First, archaeologists have clearly demonstrated the existence of the Kingdom of David and the antedating and postdating Jewish settlement, not only of Jerusalem but of much of the area referred to by all of the monotheistic religions, as “The Holy Land”. (Any other name results in dispute, so let’s avoid them.) The coins, the religious artefacts etc. clearly prove the Jewishness of the land for some time before and after the birth of Jesus of Nazareth. Most of the Jews previously living there had been driven out, killed or captured and taken away by Nebuchadnezzar or by the Romans. The Old Testament, written in Babylon, is continuing proof of the former, and Rome’s Arch of Titus is continuing historical proof, if any were needed, of the latter.
Many of the 950,000 Jews living in Arab lands, before they were expelled after 1948 (curious that these refugees are never mentioned by the UN), were the descendants of those who moved west after the destruction of the first and second temples – witness the extant tribe of Cohens still living on the island of Djerba, off the coast of Tunisia – the few who were not expelled after 1948.
So there is no historical or archaeological doubt that the Holy Land was, at one time, a few thousand years ago, Jewish. Eviction was the fate of most after the successive conquests, first from the east and then from the west.
The second reason why there should be a safe state (a homeland) for this one religious group is that there is no country in Europe which has not killed them, forced them to give up their religion or thrown them out. They were forced out of England in 1290 and out of Spain and Portugal in 1492. They were confined to the Pale of Settlement by Czarist Russia. Pogroms in eastern Europe were frequent. In central Europe, they depended on the goodwill of kings, princes and emperors for protection from rampaging Christians accusing them of deicide and of kidnapping Christian children to use their blood at Passover for baking matzoh, (unleavened bread).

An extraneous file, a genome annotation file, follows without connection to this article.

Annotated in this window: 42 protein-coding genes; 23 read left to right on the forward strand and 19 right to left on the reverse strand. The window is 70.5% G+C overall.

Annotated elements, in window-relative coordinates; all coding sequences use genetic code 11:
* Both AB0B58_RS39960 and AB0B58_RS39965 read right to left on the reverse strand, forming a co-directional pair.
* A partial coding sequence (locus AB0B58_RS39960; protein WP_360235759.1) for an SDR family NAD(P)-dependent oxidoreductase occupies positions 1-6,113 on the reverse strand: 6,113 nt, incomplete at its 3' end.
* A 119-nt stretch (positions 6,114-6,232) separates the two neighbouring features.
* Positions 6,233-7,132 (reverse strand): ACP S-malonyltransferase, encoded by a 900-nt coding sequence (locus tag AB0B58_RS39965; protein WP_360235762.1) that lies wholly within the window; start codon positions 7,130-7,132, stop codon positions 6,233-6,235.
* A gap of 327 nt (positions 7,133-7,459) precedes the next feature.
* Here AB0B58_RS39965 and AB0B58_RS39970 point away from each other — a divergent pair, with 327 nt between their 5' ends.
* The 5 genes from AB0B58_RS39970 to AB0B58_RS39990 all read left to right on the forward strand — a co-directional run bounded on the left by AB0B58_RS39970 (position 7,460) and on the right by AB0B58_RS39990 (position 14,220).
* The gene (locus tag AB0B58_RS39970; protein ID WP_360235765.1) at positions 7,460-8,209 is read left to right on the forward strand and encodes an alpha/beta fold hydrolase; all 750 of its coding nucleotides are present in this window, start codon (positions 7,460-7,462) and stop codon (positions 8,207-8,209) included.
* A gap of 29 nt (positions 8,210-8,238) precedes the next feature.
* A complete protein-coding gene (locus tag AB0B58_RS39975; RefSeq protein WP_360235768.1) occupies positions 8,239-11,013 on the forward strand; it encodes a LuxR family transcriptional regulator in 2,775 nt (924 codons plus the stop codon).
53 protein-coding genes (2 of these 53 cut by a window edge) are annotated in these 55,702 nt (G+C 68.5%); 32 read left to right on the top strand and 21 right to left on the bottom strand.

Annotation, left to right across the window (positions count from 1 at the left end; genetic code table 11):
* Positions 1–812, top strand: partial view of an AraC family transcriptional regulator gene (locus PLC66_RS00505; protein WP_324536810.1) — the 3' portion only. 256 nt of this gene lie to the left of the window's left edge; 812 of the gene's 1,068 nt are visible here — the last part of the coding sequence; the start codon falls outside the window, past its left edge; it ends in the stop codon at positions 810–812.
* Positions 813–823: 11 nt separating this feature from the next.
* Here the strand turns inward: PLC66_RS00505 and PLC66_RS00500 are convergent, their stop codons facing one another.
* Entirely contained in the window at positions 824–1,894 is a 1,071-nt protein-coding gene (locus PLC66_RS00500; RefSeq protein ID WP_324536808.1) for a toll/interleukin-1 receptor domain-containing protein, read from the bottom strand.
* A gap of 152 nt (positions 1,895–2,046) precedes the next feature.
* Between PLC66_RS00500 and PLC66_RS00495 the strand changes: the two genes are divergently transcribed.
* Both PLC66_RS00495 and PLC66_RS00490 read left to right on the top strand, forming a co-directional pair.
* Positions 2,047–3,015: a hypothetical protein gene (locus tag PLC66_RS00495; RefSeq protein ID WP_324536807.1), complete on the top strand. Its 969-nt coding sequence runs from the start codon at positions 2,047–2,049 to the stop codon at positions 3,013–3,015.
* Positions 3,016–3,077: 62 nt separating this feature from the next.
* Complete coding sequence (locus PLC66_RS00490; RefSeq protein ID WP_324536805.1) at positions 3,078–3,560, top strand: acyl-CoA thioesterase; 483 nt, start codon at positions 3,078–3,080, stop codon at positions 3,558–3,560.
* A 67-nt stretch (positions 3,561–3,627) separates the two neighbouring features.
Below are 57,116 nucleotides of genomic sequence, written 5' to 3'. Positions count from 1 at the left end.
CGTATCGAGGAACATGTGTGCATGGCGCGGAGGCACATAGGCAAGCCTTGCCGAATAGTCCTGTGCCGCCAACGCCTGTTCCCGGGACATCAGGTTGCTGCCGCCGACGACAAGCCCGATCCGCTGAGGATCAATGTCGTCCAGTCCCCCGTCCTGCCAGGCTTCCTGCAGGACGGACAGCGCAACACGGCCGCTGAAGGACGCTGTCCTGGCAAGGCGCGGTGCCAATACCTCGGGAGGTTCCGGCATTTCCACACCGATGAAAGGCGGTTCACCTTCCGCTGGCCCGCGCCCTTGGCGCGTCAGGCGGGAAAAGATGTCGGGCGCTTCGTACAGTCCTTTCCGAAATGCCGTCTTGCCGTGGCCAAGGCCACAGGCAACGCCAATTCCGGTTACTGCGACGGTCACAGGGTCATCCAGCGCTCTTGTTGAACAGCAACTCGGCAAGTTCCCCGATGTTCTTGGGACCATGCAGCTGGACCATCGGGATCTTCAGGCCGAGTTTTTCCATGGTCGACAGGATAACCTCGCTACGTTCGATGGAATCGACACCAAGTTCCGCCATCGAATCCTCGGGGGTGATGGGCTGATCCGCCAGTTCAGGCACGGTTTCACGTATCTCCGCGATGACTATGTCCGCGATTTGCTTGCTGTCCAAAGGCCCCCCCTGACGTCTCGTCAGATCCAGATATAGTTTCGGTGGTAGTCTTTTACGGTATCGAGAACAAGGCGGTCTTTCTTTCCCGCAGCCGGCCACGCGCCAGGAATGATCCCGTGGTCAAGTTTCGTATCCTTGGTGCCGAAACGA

Many Easters, usually celebrated close to the time of Passover, were occasions for priests to arouse the wrath of their congregations about these ‘stiff-necked’ people who would not accept Jesus as the son of God. “Go back to Palestine!” was the slogan. “Get out of our country!”
There is no Islamic country which did not force Jews to convert or into the lesser status of dhimmi.
So the problem was, “To which country could evicted Jews go? Where could they live safe from the wrath of devout Christians and Muslims?” Even America denied them the welcome of the Statue of Liberty in the 1930s, turning back the steamship St Louis, with the resultant murder in Europe of most of those unfortunate passengers. The Australian representative at the 1938 Evian Conference stated that Australia did not want to import a racial problem. Australia eventually admitted too few, too late.
At this point, my companion conceded that Jews did (and do), in order to be safe, need a country of their own.
The point which I did not raise with him is the curious phenomenon that no Western voices are raised against the 29 Islamic countries which have Islam as their official religion – especially the 9 where it is the national religion, the 14 countries which have Christianity as the official religion and the 6 with Buddhism. So 49 countries are not criticised for having a state religion – only Israel.
Is that not curious?